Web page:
A recent auction of the archive of Martin Burgoyne, a friend of Madonna in the 1980s, included a number of unseen and unpublished photographs that offer a rare glimpse of the singer before she became a global superstar.
They show her in a relaxed state with friends, unencumbered by the burden of living in the public eye. In just a few short years, she would be transformed into one of the most famous people on the planet.
This transitional period between anonymity and fame is a particular draw to collectors.
In 2011, a set of Beatles photographs taken by 18 year old Mike Mitchell in 1964, just days after their storming performance on the Ed Sullivan show, sold for $362,000.
They capture the band as the hype around them reached fever pitch, reminding us that these pop icons who would go on to define their era were also simply young men in their early twenties.
In a similar vein, a set of photographs of Queen Elizabeth II performing in a series of pantomimes as a child sold in a December 2013 auction, making £3,200 ($5,249).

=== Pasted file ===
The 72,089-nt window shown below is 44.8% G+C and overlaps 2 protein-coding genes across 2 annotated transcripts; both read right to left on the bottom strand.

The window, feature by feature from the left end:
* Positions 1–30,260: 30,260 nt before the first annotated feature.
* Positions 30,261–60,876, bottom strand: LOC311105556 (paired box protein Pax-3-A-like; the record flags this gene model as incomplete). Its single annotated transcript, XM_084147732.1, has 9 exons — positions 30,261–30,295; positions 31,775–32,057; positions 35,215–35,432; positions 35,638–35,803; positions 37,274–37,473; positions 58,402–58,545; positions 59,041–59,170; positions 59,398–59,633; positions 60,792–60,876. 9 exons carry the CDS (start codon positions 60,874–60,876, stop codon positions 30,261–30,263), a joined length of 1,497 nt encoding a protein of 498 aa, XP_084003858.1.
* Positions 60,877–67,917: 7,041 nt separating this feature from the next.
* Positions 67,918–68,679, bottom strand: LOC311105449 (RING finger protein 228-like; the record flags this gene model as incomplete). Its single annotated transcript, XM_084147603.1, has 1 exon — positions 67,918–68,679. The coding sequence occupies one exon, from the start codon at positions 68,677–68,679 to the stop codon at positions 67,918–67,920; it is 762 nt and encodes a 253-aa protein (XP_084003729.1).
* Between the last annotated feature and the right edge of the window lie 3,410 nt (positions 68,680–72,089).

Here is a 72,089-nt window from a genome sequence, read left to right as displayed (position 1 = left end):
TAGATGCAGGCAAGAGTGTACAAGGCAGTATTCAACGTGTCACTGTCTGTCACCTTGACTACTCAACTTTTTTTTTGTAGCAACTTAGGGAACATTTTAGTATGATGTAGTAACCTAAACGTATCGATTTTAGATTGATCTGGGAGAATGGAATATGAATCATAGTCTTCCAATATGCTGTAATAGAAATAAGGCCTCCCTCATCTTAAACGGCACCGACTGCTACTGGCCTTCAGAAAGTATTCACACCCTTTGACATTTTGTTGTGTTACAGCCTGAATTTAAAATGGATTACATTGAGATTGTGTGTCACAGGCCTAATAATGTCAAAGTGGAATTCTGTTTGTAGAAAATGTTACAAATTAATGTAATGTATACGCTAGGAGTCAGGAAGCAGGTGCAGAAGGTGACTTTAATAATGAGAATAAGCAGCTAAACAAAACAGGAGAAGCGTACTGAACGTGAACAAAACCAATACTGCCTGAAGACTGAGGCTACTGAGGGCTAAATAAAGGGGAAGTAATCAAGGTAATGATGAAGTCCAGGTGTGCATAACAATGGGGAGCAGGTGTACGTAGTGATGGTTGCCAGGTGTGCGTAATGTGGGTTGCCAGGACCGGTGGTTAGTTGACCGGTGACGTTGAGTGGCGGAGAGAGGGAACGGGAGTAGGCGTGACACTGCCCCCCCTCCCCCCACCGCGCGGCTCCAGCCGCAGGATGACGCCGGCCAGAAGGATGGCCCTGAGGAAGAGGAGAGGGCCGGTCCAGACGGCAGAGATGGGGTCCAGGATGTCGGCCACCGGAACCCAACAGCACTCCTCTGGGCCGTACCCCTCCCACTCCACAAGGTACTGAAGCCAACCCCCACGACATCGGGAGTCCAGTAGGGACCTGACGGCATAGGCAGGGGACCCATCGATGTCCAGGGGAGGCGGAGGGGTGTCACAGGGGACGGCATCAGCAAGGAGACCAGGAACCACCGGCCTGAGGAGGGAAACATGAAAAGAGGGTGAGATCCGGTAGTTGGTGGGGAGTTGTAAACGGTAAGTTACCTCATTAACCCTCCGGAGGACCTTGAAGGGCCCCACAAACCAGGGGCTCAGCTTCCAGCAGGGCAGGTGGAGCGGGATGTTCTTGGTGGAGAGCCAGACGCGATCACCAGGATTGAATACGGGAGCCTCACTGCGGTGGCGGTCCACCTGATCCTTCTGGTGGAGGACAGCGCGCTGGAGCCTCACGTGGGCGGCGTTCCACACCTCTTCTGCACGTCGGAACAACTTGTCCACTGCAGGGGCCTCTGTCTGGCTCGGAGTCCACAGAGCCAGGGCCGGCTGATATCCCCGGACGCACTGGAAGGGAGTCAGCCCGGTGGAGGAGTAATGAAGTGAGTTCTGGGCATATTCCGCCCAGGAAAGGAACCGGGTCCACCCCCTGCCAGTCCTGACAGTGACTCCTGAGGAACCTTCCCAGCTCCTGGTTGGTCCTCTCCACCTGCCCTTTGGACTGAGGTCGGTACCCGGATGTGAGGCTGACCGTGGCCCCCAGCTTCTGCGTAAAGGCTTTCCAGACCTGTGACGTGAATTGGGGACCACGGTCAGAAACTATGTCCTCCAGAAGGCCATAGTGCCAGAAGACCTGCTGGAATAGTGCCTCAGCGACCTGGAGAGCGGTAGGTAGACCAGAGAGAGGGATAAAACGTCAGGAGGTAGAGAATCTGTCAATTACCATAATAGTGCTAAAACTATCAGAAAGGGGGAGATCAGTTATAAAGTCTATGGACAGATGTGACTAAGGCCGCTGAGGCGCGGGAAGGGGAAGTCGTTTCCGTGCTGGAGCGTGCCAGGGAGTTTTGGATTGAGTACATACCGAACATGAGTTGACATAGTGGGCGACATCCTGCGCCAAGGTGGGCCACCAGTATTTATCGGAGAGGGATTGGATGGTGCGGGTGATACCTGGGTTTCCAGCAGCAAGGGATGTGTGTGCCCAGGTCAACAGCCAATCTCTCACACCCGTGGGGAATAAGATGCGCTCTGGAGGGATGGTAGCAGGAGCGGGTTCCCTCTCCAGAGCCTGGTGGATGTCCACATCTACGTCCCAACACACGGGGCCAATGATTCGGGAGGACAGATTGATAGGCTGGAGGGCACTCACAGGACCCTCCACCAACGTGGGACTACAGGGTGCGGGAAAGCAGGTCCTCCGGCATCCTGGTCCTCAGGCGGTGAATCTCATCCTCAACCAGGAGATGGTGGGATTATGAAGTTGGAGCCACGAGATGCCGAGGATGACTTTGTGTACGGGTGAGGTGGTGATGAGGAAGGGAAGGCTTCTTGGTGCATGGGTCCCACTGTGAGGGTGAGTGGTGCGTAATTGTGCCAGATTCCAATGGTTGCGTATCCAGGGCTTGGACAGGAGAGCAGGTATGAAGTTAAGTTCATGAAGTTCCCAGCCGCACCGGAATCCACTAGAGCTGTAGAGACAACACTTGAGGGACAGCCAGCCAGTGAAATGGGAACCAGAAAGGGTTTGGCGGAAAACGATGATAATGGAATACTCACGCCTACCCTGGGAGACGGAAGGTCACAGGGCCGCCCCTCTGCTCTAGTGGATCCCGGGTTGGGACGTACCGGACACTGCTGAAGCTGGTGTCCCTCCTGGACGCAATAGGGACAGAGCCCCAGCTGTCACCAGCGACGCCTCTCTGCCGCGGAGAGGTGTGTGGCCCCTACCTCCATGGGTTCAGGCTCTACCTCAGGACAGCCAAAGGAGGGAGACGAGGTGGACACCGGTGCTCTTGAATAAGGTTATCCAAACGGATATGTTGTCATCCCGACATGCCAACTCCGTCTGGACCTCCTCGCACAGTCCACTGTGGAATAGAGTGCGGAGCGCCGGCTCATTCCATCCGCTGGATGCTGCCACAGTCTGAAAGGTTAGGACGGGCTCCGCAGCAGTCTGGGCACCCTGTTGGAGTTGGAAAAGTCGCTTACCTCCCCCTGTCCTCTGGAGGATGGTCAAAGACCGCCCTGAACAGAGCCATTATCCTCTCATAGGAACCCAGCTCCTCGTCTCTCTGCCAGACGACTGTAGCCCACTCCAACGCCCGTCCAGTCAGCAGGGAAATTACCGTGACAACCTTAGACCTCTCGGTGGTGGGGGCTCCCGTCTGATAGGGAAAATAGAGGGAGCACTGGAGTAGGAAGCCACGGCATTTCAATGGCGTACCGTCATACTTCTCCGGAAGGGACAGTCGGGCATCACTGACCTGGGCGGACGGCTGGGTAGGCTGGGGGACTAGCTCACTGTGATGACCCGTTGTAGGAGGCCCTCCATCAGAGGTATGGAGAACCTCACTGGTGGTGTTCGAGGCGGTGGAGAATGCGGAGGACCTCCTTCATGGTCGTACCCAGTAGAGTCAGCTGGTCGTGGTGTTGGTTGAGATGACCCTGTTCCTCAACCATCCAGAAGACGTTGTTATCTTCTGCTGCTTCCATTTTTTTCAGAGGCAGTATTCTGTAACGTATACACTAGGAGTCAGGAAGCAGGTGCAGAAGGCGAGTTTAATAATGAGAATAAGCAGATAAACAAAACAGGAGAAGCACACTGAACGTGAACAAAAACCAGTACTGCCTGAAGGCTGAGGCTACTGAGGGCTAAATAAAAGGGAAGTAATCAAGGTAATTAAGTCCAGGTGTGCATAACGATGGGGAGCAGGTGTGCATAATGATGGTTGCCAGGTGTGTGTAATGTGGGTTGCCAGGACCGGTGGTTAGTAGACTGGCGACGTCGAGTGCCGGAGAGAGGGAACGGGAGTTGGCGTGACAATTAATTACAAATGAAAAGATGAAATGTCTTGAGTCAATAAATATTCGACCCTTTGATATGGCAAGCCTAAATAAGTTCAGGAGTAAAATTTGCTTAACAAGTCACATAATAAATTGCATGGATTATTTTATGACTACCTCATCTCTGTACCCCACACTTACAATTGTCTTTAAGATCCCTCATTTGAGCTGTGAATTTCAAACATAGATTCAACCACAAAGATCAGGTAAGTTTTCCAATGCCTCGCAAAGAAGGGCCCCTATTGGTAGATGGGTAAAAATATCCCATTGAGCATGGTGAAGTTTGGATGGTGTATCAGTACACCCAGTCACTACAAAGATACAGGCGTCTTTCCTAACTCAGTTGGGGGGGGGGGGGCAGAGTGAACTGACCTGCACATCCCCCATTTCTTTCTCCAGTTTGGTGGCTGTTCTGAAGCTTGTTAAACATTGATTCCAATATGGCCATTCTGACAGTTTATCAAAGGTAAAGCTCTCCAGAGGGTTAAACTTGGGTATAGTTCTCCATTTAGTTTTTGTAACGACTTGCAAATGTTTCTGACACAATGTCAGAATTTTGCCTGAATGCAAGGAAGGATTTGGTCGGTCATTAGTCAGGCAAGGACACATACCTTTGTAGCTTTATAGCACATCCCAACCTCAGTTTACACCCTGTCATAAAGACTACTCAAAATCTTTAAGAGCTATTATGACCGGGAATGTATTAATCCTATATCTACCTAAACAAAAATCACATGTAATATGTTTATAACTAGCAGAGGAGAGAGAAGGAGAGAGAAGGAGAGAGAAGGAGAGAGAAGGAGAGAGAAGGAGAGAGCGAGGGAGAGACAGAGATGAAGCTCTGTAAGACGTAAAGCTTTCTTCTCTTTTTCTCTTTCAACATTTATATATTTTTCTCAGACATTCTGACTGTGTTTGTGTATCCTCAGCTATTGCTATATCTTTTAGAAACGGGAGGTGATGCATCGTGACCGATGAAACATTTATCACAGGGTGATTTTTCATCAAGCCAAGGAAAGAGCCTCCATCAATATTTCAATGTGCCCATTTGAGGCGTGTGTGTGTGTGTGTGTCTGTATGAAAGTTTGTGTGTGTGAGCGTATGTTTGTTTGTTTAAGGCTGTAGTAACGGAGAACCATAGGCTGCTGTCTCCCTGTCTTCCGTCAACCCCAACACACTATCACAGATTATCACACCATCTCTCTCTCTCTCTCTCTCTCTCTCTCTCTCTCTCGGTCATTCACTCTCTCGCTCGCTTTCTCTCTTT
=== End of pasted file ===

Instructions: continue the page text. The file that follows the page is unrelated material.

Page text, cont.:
They too show a playful, youthful side to one of the most significant icons of the 20th century.
It’s not just photographs that can give us an indication of the roots of who these people would become. The upcoming sale of an archive of letters from Lucian Freud, written in his late teens, offer a fascinating glimpse into the mind of one of the greatest painters of his generation.
These brief insights undoubtedly drive many collectors.
The question is, are the days of the unpublished archive over?
The proliferation of methods by which celebrities are presented as attainable bring us closer to the figures that shape our culture, but has led to the loss of a level of mystique that was widespread in the analogue age.
It seems unlikely that such archives pertaining to today’s celebrities will be as widespread in the future as the democratising power of the internet systematically removes the barriers between the public and private.